The non-contact NT3300 features advanced automation and outstanding software for highly accurate, 3D surface topography measurements. The most advanced surface metrology system available, the NT3300 rapidly measures heights from Angstroms to millimeters, with vertical resolution to 0.1 nm. The NT3300 is ideally suited for quality inspection, failure analysis and rapid production measurement of MEMS, semiconductor packaging, medical devices, automotive systems and many other applications.
What is Interferometry?
Interferometry is a series of non-contact techniques, which use the interference of light to determine surface shape and transmission properties.
A light source is split into two beams, which reflect from a test and reference surface, recombining to form a pattern of interferences or "fringes." The test surface is scanned such that each point passes through focus. A series of fringe patterns, or "interferograms," are recorded, from which the height of each point on the surface can be mapped with subnanometer resolution.
In white light interferometry, or optical profiling, a white light source is employed to measure surface topography from 0.1 nm roughness to 8-millimeter step heights, as well as critical lateral dimensions.
In laser interferometry, a collimated laser beam is used to measure the surface shape and/or transmitted wavefront quality of optics and optical systems, as well as film thickness.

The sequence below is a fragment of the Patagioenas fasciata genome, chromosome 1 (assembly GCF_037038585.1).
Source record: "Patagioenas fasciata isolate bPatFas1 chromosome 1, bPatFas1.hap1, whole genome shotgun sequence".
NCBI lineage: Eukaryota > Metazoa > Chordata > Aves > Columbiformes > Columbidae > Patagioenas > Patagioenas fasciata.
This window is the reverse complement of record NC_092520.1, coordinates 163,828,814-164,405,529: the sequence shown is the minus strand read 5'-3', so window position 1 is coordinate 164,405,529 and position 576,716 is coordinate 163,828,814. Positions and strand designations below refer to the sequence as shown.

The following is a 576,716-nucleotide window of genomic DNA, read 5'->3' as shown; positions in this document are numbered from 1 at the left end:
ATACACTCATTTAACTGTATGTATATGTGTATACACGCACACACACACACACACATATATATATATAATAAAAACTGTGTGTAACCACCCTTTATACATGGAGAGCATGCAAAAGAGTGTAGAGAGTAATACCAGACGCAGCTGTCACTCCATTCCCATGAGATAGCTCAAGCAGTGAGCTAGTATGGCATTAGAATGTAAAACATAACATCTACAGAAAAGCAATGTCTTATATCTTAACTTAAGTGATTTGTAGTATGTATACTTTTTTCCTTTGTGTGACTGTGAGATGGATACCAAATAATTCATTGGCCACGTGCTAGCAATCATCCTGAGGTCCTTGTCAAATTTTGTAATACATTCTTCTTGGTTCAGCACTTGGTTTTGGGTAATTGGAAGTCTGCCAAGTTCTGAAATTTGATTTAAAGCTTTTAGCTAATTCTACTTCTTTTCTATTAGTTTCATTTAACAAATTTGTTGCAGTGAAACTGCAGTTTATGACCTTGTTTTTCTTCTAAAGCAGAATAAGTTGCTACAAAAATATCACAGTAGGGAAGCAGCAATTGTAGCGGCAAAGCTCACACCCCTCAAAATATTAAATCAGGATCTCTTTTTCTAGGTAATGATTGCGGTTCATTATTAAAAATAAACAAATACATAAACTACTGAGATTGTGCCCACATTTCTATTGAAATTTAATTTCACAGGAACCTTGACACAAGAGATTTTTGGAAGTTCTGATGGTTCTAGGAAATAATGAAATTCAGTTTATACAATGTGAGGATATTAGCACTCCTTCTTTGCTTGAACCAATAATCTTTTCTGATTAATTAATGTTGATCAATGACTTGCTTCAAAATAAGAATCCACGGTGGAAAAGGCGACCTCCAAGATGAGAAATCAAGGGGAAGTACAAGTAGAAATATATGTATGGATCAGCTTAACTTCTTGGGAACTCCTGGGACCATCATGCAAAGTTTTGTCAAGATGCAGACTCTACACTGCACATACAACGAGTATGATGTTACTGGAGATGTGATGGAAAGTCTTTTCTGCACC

The Optical Profilometer utilizes two different measurement modes:
- VSI, or vertical scanning interferometry, uses the interference of light to map the surface of your sample. VSI is used for relatively rough surfaces (Ra greater than 0.1µm) or surfaces with discontinues or steps greater than 160nm (λ/4). In VSI, the optics physically scan through the focus of the objective while obtaining “snapshots,” called frames, from the camera inside the Integrated Optics Assembly (IOA). The frames are used to reconstruct a map of the surface of the sample.
- PSI, or phase shifting imterferometry, also uses the interference of light to produce information on the surface of a sample. PSI is used for extremely smooth samples like mirrors or optics. In PSI, a PZT (piezoelectric transducer) within the IOA head precisely shifts the interference pattern six times; each shift is captured to produce one frame of data. The frames are then reconstructed to form a topographical map of the measured surface. PSI is typically used to measure samples with Ra between 1Ĺ- 160nm.